Article Index

Summary

Clinical negligence is costing the NHS over £2m per year and will increase by 25% per year over the next 5 years ( Bourn 1997). The risks associated with the use of high tech devices, in the presence of poor training, are great. The medical devices agency received over 4,000 adverse incident reports in the year 1995-96, this figure has increased every year for the past 5 years ( MDA DB 9701, 1997).

Lack of training is identified as a significant cause of infusion device related adverse incidents. Training in many areas is either little or non existent and tends to be experiential and not competency based. The need to develop appropriate training strategies is needed if the 'bleeding vein' of clinical negligence payments is to be arrested.

This author believes that training should be facilitated, structured, coordinated and competency based otherwise it runs the risk of fragmentation and becoming ineffective. The appointment of a Medical Devices Officer is a cost effective way of addressing the issues highlighted in this paper as well as implementing local and national issues and should be explored in other similarly sized Trusts.

 

References

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Adverse Incidents Reports 1996, MDA DB 9701, Medical Devices Agency Publication, DOH, London.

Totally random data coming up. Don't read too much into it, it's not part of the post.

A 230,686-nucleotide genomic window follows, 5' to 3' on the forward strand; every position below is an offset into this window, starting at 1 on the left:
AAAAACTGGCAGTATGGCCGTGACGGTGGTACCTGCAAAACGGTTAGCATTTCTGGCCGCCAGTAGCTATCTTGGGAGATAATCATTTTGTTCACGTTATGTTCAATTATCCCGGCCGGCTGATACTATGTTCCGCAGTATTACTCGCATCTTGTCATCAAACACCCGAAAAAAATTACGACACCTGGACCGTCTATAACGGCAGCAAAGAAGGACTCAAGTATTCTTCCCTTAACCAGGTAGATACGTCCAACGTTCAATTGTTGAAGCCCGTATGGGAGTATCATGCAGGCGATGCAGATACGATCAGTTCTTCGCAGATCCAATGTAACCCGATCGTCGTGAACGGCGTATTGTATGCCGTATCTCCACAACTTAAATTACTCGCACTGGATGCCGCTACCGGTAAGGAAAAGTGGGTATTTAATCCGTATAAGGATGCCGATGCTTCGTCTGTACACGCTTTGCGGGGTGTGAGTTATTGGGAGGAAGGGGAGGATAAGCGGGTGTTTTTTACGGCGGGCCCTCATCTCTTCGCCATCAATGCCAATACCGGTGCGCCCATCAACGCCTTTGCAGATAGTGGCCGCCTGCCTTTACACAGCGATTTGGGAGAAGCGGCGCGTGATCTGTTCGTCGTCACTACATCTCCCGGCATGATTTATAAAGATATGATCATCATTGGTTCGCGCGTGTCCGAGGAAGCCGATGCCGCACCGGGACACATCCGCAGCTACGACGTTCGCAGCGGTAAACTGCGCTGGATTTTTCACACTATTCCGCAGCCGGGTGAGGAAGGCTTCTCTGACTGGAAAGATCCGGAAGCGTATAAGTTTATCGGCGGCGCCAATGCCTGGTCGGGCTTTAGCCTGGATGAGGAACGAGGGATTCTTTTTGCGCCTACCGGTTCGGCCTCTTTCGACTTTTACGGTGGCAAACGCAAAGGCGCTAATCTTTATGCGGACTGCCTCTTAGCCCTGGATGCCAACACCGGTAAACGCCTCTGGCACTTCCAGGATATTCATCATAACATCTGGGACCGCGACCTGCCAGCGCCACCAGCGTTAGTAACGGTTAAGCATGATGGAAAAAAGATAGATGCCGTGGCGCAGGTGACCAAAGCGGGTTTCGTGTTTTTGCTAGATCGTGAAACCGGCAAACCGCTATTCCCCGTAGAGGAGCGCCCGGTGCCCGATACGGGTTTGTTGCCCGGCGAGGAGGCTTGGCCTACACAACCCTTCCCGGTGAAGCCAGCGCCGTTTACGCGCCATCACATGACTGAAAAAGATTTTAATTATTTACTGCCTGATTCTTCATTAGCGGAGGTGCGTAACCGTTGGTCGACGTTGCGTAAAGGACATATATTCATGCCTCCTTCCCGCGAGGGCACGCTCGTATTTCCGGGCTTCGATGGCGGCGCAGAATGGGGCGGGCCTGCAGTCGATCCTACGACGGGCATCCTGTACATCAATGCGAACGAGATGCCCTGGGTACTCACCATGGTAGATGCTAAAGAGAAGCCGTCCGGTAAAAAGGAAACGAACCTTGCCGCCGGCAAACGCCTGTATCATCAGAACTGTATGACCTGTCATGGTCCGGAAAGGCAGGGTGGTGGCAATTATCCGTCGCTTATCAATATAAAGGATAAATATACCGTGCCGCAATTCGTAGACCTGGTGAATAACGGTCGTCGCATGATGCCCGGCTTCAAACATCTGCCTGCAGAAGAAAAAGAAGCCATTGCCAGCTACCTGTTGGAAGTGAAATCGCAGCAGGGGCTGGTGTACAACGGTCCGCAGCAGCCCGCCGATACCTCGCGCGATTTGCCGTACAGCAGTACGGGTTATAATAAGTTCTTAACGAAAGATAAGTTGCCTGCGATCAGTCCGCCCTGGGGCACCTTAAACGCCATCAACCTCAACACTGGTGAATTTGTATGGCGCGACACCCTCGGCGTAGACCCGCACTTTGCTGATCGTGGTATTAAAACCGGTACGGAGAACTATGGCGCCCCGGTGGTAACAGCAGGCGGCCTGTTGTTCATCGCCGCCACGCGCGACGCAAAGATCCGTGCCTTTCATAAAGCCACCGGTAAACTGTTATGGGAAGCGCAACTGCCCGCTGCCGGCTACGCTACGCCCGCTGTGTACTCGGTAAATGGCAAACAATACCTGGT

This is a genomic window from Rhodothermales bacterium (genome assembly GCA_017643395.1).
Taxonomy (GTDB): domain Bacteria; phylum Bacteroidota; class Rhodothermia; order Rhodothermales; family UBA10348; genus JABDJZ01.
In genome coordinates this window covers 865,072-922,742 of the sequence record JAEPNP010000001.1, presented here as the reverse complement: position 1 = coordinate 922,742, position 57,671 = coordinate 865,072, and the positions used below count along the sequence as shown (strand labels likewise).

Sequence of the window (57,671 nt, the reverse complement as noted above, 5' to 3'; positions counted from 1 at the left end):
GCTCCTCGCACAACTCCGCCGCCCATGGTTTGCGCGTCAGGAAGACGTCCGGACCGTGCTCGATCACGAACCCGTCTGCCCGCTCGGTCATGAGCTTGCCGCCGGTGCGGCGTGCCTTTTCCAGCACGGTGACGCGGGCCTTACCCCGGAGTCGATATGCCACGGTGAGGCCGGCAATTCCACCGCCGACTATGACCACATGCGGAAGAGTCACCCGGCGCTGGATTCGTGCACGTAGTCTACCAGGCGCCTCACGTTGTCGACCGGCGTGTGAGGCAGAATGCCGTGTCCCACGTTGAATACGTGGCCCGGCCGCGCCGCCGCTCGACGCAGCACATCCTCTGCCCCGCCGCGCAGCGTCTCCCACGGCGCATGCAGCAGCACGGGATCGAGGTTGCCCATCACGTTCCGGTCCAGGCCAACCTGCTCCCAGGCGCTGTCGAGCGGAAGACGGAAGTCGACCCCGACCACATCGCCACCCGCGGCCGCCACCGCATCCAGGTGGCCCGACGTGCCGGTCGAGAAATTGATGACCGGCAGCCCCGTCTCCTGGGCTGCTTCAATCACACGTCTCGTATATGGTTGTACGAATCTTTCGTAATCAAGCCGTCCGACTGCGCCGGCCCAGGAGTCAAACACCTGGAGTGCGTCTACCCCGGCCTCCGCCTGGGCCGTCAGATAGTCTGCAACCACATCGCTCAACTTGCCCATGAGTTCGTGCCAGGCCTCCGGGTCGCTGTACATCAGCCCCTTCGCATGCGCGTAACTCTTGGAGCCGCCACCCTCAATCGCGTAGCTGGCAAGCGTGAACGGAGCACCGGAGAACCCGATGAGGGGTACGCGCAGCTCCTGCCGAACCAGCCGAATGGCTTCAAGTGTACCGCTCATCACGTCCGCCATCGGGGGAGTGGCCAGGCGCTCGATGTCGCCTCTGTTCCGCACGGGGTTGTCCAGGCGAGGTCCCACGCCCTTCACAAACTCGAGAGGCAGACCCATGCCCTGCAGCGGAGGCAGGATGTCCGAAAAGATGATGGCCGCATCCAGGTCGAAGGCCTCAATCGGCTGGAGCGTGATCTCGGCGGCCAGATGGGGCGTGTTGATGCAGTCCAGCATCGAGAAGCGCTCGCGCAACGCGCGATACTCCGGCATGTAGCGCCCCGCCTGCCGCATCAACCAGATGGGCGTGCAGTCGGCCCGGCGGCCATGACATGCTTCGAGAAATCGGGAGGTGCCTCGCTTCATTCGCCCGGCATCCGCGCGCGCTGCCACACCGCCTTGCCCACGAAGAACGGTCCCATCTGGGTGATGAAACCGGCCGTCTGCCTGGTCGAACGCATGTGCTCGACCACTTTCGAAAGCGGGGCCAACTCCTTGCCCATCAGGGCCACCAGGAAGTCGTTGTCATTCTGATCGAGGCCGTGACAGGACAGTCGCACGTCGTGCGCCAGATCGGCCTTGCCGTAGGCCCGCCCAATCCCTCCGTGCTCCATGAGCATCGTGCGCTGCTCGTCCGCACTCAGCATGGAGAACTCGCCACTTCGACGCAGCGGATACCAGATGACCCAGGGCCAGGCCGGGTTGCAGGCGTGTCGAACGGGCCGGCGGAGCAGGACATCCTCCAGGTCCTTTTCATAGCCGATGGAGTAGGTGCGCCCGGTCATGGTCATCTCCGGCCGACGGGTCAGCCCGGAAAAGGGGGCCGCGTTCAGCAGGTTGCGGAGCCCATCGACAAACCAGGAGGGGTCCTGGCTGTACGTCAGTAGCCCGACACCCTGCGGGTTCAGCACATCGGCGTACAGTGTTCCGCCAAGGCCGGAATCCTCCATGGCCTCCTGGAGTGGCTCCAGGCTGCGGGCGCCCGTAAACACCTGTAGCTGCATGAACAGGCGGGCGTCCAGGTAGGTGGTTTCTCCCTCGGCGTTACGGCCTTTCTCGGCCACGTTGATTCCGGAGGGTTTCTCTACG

Bastos PG; Knaus WA et al. (1996), The importance of technology for achieving superior outcomes from intensive care, Intensive Care Medicine, 22(7): 664-9.

Bourn J, (1997), Report by the comptroller general : NHS (England) summarised accounts 1995-96, National Audit Office Publication, HC 127.

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Doing No Harm, (1995), Medical Devices Agency Publication. DOH, London.

Infusion Systems MDA DB 9503 (1995), Medical Devices Agency Publication, DOH, London

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The Report Of The Expert Working Group On Alarms On Clinical Monitors, (1995), Medical Devices Agency Publication, In response to rec. 11 of the Clothier report : The Allitt Inquiry

The Management of Infusion Systems MDA DB 9504, (1995), Medical Devices Agency, DOH, London.

The Management of Medical Equipment and Devices, HEI 98 (1991, currently due for reprint summer 1997), Medical Devices Agency, DOH, London.

Zimmermann et al, (1993) Critical Care Medicine; 21:1443 -1451 quoted in Morgan CJ et al (1996), Definition and Detection of alarms in critical care. Comput Methods Programms Biomed, 51(1-2):5-11.

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